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How to get into Grad School

I feel that for the general public, a lot of academia is wrapped up behind a wall of mystery. Not that it is particularly closed to the public, but it’s simply just not in the public eye. Despite the kind of work we do, there’s a sizable gap between the academic world, and the interest of the public. Perhaps we’re just not interesting enough. A lot of academic language is quite formal, and not oriented towards the consumption of the common reader. So it may be that we come off as uppity or boring. While I do think that this is the case for some researchers, I also think that most academics want the public to know about their research, and to learn more about what we do. After all, we do get a lot of our funding from the government, and we are a democracy, so it’s in our interest to communicate with the public – as they’re sorta our boss. There’s a lot to academia, so for now, let’s talk about how to get into academia and what it’s like being a student.

Continue reading “How to get into Grad School”

So What do I Do? (What is Psychology, what is a Psychologist?)

Maybe we got off on the wrong foot. Last week I wrote about job prospects for graduate students in psychology, but I didn’t exactly explain what we do in the first place. After speaking with a reader the other day, I realized that it’s tough to have a good discussion on psychology without first setting the groundwork. So that’s today’s goal. Let’s delve into what psychology is and what do psychologists do.

What is Psychology?

Before we can really begin, we have to first talk about what psychology was and is. If I were to phrase it simply, I’d say that ‘psychology is the study of behaviour’. This is very broad, but it’s the most accurate description of it. We’re simply people interested in understanding why and how we behave the way we do. Continue reading “So What do I Do? (What is Psychology, what is a Psychologist?)”

Day 2ish?

I suppose the title of this post would be more appropriate if I had started it around the same time that I began my degree, but it’s not. It’s not even the second day after I began this blog. But hey, this is how it’s being run. Think of the titles of this blog as a interaction between two dimensions, one being the day after my last post, the other being the actual number of the current blog post in the chronological order of blog posts… .. Upon further thought, this will likely change.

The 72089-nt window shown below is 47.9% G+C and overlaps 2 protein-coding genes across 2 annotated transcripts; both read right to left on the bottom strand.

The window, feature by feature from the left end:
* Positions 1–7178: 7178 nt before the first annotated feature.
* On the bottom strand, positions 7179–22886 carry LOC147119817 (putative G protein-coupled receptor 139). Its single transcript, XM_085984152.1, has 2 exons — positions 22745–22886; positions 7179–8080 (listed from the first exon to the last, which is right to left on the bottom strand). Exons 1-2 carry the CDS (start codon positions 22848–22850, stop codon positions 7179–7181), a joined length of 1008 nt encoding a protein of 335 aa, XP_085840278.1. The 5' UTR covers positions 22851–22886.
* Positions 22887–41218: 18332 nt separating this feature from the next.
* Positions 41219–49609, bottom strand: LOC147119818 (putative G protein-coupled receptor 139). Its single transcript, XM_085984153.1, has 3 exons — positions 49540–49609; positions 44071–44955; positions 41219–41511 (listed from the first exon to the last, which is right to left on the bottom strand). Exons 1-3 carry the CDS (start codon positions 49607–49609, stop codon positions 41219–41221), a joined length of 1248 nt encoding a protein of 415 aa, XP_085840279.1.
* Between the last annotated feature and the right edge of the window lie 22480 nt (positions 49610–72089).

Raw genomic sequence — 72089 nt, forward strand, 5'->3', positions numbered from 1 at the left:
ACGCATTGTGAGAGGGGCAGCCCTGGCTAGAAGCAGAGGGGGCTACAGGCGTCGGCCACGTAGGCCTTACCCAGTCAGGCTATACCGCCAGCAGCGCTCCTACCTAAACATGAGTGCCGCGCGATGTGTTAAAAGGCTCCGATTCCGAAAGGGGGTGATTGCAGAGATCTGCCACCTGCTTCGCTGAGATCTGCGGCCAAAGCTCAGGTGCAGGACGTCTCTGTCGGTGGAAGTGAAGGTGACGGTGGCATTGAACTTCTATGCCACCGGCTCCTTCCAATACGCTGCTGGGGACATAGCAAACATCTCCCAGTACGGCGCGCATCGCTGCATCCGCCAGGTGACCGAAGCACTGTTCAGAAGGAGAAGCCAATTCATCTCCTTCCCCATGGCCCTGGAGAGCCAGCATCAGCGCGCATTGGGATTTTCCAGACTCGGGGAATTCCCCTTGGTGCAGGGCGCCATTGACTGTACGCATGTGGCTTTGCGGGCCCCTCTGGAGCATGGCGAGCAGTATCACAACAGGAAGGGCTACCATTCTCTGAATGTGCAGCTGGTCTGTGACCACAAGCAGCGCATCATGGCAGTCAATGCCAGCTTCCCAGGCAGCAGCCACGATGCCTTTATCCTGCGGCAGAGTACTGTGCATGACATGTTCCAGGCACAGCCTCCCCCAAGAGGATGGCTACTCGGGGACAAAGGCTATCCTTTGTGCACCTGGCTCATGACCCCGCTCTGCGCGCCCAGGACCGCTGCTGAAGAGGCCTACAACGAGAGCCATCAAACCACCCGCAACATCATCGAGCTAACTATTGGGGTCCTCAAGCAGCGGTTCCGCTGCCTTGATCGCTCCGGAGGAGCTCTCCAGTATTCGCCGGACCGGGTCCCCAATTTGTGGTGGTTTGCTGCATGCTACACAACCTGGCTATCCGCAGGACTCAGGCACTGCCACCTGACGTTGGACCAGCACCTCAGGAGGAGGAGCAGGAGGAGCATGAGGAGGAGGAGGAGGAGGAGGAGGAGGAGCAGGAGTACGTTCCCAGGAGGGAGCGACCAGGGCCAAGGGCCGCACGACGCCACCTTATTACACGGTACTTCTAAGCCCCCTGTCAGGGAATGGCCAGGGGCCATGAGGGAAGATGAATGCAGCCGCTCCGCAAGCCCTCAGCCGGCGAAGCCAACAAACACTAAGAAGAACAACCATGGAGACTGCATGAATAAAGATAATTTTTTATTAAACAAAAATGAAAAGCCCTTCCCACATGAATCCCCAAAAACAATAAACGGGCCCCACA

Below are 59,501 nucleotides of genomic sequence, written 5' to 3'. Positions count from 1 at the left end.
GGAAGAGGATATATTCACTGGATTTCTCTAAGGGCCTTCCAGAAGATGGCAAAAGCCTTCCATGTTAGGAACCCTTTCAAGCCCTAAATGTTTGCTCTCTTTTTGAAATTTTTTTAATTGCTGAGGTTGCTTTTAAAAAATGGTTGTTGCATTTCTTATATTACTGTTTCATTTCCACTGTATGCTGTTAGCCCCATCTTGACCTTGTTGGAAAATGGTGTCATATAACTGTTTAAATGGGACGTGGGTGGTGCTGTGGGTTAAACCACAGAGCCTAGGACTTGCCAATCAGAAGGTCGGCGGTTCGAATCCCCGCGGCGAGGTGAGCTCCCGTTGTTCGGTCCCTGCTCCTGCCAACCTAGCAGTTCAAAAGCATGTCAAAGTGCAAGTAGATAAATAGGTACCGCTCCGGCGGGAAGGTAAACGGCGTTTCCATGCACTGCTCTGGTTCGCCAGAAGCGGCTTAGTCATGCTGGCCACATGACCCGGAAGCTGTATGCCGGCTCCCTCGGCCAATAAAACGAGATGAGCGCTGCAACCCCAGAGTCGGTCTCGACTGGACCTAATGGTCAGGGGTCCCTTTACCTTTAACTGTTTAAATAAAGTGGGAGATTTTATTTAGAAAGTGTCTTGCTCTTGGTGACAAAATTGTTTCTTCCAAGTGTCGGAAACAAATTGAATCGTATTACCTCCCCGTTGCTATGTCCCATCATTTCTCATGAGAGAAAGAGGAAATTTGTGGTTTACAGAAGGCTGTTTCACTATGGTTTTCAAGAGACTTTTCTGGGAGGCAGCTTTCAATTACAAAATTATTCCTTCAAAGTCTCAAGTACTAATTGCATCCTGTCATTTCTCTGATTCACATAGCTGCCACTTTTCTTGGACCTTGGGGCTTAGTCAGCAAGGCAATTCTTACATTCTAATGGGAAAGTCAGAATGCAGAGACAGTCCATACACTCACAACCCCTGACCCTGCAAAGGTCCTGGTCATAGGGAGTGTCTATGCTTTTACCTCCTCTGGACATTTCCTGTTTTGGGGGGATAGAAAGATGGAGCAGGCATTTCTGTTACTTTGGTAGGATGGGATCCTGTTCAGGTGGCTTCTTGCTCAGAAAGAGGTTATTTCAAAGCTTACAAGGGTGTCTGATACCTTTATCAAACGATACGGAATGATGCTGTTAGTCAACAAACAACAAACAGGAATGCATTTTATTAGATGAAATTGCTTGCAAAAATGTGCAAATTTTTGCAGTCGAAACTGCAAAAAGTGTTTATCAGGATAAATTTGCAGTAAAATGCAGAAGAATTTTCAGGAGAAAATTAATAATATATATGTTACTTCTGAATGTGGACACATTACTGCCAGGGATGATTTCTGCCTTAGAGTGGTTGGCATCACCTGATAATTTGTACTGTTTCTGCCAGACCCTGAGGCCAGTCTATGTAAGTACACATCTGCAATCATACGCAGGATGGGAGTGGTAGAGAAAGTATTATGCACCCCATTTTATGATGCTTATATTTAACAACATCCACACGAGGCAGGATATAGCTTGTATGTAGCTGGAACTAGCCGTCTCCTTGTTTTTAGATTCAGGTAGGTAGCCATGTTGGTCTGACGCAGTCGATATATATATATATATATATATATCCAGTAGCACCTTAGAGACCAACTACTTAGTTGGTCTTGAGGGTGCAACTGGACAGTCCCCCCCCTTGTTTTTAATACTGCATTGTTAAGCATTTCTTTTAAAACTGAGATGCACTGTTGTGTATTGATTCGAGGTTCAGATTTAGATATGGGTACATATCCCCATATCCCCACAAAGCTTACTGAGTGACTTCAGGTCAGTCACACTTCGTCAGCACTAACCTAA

But a blog post wouldn’t be much good if it was just a discussion about the title of the blog post. So let’s get to it.

Last week the lab met with our Supervisor. Though the meeting covered a number of the topics, the one that stood out was a lengthy discussion on how it’s extremely unlikely myself and other graduate students would find a job in academia, especially directly after we finish our Ph.D.s. Though this idea has been on the fringe of my awareness for awhile now, it was still tough to have it so focused on, especially coming from the Psychologist I work with and study under. This is unfortunately the reality of a career in Psychology, and perhaps academia in general. But let’s break this down. What does a career in academia look like and why would it be so difficult to get one today. Continue reading “Day 2ish?”

My First Post

Hey, thanks for being here. This is my first blog-styled webpage and I can honestly say it’s a little nerve-wracking. In the past I’ve made a few sites using other free services like Wix and Weebly, but those were mostly made for hobbyist groups (you can check out my blacksmithing page here) . This site, however, is all mine. I hope that it becomes a page where I can openly discuss my thoughts on career, lifestyle or just vent about things that are going on.

Hence the “nerve-wracking”. It’s never easy to write down your ideas or feelings and make them accessible to the public. I’m certainly not the first person to undergo personal struggles, and making those available to the average layperson is not my idea of a good time. HOWEVER (and you’ll notice that I use that word a lot), it can be healthy. It forces you to become comfortable with yourself, accept that you’re not always going to have the right plan, and to cultivate new ideas and behaviours. So, here it is.

Have at it.